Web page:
I Was A Child of Holocaust Survivors . Dir. Ann Marie Fleming. DVD. National Film Board of Canada, 2010. Courtesy of the artist.

I Was A Child of Holocaust Survivors. Dir. Ann Marie Fleming. DVD. National Film Board of Canada, 2010. Courtesy of the artist.


"Memory Migrations: Bringing the Past to Life in Contemporary Animated Film." Department of the History of Art, University College London, 2016.

My doctoral dissertation, "Memory Migrations," explored recent trends in contemporary animated and documentary film practices. In addition to research carried out at various film festivals and animation studios, collaborations with scholars and artists working within film and the visual arts significantly aided in the completion of this work. I am enormously grateful to the researchers and filmmakers who assisted me with this project, including my examiners, Dr. Liz Watkins and Dr. Jann Matlock, and my research supervisors, Dr. Mechthild Fend and Dr. Rose Marie San Juan.

Included here is my dissertation abstract.


Memory Migrations: Bringing the Past to Life in Contemporary Animated Film

Animation plays with time and space. The image can be moved forward or backward. It can be built upon. It can be erased. Cinema scholar Alan Cholodenko posits that the act of animating – of endowing the inanimate with motion and life – “cannot be thought without thinking loss, disappearance, and death.” In this research, I focus on four animated shorts produced between 1992 and 2010 that have capitalized on the medium's potential, each returning to the outmoded form of hand-drawn animation to revive the past: Michael Fukushima's Minoru: Memory of Exile (1992); Mark Middlewick, Samantha Nell, and Anna-Sofia Nylund's A Kosovo Fairytale (2009); Ann Marie Fleming's I Was a Child of Holocaust Survivors (2010); and Marie-Margaux Tsakiri-Scanatovits' My Mother's Coat (2010). Beyond their visual ties, the films connect thematically. Each unfolds as a familial narrative in which one generation passes its experience onto the next. Each chronicles geographical movements and cultural dislocations, often the result of war and exile. Heavily personalized, each film was crafted by the children of the main protagonists and by extension becomes an autobiographical exploration of heritage.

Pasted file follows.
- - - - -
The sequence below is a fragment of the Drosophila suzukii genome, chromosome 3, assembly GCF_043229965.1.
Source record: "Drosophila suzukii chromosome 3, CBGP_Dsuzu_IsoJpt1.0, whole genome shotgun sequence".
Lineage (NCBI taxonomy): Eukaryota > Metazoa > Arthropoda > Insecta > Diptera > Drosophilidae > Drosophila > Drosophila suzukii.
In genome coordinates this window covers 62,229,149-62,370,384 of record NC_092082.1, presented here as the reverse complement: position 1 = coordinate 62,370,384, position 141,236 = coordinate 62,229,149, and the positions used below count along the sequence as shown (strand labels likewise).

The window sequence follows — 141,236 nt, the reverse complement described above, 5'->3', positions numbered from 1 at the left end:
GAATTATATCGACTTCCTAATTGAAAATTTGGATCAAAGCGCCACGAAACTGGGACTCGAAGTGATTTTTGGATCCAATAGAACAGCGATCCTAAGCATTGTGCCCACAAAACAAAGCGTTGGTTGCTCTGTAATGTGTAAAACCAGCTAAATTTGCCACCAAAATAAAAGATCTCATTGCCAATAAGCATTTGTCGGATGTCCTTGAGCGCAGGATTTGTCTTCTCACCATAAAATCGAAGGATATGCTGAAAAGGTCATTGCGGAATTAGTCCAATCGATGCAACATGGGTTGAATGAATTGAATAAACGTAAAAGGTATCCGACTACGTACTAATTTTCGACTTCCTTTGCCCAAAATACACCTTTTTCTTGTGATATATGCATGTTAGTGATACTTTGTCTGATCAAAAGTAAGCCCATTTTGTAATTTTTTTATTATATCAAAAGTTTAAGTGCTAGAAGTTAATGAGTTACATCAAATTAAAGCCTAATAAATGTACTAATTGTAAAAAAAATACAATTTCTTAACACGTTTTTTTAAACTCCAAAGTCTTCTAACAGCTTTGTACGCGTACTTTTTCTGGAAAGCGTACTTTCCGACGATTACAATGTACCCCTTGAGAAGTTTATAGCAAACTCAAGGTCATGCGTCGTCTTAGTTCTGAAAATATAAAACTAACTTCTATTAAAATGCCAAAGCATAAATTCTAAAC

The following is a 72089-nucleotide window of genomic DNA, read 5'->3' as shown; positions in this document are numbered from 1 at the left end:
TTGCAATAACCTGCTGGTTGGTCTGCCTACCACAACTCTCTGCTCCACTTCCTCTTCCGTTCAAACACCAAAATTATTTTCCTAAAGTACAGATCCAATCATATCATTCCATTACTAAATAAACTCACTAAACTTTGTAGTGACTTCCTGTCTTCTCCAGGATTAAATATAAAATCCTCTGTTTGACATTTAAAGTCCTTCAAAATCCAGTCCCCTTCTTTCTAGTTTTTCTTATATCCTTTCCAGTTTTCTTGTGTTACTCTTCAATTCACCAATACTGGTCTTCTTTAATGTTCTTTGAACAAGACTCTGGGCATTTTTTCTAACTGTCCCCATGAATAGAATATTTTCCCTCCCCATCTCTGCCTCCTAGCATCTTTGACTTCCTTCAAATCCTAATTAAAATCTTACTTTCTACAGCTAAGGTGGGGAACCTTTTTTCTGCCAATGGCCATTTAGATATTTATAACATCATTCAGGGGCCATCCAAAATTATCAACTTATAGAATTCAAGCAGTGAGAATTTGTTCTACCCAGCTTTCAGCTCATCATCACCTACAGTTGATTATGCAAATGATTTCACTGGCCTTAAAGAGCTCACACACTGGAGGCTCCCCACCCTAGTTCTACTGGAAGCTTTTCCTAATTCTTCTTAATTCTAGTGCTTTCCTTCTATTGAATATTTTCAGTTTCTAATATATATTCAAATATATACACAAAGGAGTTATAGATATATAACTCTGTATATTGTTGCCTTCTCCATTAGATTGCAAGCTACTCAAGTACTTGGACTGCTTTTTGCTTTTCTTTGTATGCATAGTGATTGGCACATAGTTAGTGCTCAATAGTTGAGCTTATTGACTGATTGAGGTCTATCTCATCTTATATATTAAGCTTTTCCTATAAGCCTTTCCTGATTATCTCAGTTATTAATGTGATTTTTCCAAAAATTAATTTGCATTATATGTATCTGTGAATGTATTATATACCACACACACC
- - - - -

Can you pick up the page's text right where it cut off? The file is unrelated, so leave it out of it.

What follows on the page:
This dissertation contends that these cinematic productions signal a larger trend within filmic representations of the past, which – rather than attempting to reconstruct sweeping historical narratives – employs the medium of animation to highlight stories of individual experience and memory. This study considers how each film operates strategically to visualize remembrance, more broadly asking why animation has become a privileged form to do so. It is an investigation into the intricate connections between art and life and a consideration of how the works produced are corporeally bonded to their modes of making, to history, and to family. It is an examination of the ways these films negotiate the past from generation to generation and an inquiry into how personal stories may become collectively shared.